Why Aren’t Credit Unions Robbed in Movies?


“Why aren’t credit unions robbed in movies?”

This was a question posed to me recently, and as you might expect, it was met with some baffled looks. The more I thought about it though, the more I realized he was right. Credit unions aren’t really featured in movies, whether they’re getting robbed or otherwise. But why? It’s not as though large and successful credit unions don’t exist in the entertainment industry. Warner Bros itself founded First Entertainment Credit Union back in 1967 that now has more than $1.5 billion in assets and over 85,000 members. In addition, the SAG-AFTRA Federal Credit Union serves some well-known members from the Screen Actors Guild and the American Federation of Television and Radio Artists, and as of 2017, had over $317 million in assets.

Lack of brand awareness

So, if size, assets, and members are not the issue here, then is it marketing? Are banks somehow marketed better within the industry? Potentially. It could signal that there is a lack of brand awareness when it comes to credit unions. If asked, how many people could truly tell you the difference between a bank and a credit union? Many argue that the definition of credit unions itself is not only too complex, but that different credit unions use different definitions, increasing confusion as well. If someone asks Google what a credit union is and they can’t understand the definition, chances are they won’t continue their research.

During the 2017 CUNA Marketing & Business Development Council Conference, Michelle Hunter, SVP of marketing & development for Credit Union of Southern California noted, “When you say ‘bank,’ people know that it is, but ‘credit union’ has too much confusion or lack of awareness following it. If we can’t decide on language, how can we expect consumers to understand?”

Lack of understanding and confusion can lead to distrust and hesitation, and those are things no one wants when deciding where to put their money.

This confusion might also cause movie makers to be more hesitant to use credit unions in their films. If even a quarter of their audience doesn’t know the difference between a credit union and a bank, those viewers might feel like they are missing something in a film that involves credit unions, whereas most everyone knows what a bank is.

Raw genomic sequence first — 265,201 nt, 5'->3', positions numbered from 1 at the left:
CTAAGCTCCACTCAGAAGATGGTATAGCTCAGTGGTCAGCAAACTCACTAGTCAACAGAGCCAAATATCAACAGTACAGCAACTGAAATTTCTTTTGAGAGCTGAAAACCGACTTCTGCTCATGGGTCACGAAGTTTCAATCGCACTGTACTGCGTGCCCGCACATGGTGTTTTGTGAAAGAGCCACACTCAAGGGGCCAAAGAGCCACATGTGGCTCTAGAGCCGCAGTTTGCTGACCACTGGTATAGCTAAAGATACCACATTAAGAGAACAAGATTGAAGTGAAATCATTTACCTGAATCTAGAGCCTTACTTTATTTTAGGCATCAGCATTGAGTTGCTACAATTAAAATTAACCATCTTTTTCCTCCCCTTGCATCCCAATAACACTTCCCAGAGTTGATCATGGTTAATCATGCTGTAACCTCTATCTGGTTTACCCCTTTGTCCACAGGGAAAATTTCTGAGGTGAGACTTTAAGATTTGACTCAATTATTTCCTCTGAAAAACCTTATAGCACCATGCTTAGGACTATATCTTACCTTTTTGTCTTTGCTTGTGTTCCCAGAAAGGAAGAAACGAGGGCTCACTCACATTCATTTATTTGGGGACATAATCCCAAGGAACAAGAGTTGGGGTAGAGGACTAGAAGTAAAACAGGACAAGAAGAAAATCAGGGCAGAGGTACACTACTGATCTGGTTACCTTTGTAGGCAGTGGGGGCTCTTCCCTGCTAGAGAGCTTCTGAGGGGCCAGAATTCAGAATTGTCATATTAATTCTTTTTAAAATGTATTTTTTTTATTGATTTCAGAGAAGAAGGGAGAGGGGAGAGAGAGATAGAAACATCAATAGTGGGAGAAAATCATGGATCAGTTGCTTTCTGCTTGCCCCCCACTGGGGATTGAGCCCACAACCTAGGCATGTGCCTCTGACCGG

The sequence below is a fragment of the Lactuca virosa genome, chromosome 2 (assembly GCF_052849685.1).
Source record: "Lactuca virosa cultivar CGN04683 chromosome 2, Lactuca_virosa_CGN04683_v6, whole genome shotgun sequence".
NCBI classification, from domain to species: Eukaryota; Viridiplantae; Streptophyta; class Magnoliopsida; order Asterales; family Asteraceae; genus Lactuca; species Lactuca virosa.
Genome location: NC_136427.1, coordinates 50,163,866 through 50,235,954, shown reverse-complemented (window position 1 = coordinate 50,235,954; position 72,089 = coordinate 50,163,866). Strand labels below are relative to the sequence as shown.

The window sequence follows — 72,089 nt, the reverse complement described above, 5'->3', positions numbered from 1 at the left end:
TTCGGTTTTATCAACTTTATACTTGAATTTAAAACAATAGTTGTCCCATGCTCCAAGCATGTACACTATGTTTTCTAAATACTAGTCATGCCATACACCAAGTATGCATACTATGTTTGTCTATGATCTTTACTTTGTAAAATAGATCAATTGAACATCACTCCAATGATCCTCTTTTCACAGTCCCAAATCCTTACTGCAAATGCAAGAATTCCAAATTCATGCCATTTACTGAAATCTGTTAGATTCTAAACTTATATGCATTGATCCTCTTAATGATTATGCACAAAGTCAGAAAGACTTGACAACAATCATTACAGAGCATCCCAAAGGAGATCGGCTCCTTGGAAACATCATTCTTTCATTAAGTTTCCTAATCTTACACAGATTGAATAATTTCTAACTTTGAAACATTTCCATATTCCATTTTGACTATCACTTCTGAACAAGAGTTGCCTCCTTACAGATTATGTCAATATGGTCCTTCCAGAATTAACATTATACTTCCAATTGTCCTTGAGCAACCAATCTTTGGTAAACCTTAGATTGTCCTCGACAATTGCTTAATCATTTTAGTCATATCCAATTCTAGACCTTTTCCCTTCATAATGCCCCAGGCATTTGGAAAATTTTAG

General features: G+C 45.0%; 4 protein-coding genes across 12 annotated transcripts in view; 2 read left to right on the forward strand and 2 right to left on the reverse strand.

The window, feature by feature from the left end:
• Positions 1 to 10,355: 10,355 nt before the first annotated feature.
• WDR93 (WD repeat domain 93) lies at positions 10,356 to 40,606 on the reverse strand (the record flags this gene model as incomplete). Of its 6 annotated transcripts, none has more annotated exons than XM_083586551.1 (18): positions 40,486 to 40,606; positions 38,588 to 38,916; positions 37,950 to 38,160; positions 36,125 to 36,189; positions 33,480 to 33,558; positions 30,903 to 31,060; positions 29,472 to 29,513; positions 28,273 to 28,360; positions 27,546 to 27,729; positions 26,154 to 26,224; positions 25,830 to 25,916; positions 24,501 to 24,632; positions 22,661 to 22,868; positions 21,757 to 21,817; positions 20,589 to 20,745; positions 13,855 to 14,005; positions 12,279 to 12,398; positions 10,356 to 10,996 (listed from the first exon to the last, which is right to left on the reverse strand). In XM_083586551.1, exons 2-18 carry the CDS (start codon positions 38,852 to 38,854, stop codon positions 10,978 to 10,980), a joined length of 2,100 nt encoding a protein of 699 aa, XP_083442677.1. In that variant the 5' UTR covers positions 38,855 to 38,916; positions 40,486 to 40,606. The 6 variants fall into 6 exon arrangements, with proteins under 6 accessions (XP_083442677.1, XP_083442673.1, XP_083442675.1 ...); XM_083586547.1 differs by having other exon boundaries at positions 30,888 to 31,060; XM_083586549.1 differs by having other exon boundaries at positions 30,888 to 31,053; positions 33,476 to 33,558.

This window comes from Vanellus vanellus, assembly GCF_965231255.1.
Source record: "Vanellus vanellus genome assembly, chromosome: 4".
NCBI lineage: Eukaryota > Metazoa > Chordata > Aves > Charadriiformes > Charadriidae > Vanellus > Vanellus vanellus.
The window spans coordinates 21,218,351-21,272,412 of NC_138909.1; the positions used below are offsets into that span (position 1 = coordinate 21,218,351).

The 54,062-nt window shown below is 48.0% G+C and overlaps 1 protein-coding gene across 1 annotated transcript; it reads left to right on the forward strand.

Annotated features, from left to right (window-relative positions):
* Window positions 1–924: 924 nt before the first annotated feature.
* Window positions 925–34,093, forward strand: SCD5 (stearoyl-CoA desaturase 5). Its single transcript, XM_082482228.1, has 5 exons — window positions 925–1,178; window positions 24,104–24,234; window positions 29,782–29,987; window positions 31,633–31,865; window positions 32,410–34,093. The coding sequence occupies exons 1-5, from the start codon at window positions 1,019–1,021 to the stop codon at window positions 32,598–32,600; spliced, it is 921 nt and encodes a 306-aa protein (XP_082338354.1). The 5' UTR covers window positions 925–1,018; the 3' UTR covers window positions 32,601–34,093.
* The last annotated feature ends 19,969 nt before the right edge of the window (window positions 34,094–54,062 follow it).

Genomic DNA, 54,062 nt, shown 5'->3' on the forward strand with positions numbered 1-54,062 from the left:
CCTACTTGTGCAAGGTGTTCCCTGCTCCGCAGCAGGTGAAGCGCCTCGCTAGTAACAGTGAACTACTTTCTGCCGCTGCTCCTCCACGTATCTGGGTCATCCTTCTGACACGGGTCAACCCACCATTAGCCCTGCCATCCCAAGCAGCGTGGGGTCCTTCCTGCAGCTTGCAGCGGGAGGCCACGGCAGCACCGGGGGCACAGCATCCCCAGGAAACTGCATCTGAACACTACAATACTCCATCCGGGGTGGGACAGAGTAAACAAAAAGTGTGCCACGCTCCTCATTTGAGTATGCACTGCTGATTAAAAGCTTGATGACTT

Perhaps banks are more generic?

Or perhaps the answer is something a little less complex. Could it be that robbing some nondescript bank is simply the go-to for movies? Are banks seen as more general and basic than credit unions? I must admit, if while watching a heist movie the main characters said they were planning on robbing a credit union, it would probably give me pause. It deviates from the norm enough that viewers might expect logic and reasoning behind that decision. We could conclude then that maybe it’s not a failure in marketing by credit unions, but that banks are simply seen as more generic.

This begs the question though, is it even important to note the institution being robbed? Do viewers really care if the characters rob ABC Bank vs XYZ Credit Union? As a frequent movie goer, my answer is no. We don’t really care about the place itself, we care about the characters, the action, and the storytelling, but I digress.

Do we even want credit unions in movies?

During my initial research into this topic, I decided to look up some of the best movies involving finances to see if credit unions were featured in any (the answer being no), and I realized something interesting.

While there are a significant number of movies that convey banks being robbed by thieves, the list of the top finance films did not include that portion of the genre. These movies all seemed to feature corrupt high-end banks and stockbrokers with a dark lead character whose main goal is to make more money, even if by illegal means. These stories involve crime, corruption, and characters that are just incredibly unlikeable. If these are in fact the best of the best when it comes to finance films, then do we even want credit unions to have that kind of representation?

So, I’m left to argue that if credit unions truly do have a lack of brand awareness, the film industry may not be the best medium through which to cultivate more. We want to be educating people on what makes credit unions different from banks and what’s great about them, and not focus on simply getting them on the big screen. The old phrase “all publicity is good publicity” does not apply here.

Even if credit unions aren’t featured prominently on the main screen, let’s remember that they are always working behind the scenes to support their members. In addition to First Entertainment Credit Union and the SAG-AFTRA Federal Credit Union, there are numerous other credit unions serving the entertainment industry.

So yes, you could argue that maybe credit unions aren’t marketing themselves properly and there is definitely a need for higher brand awareness, but at the end of the day, the big screen may not be the time or place for that.


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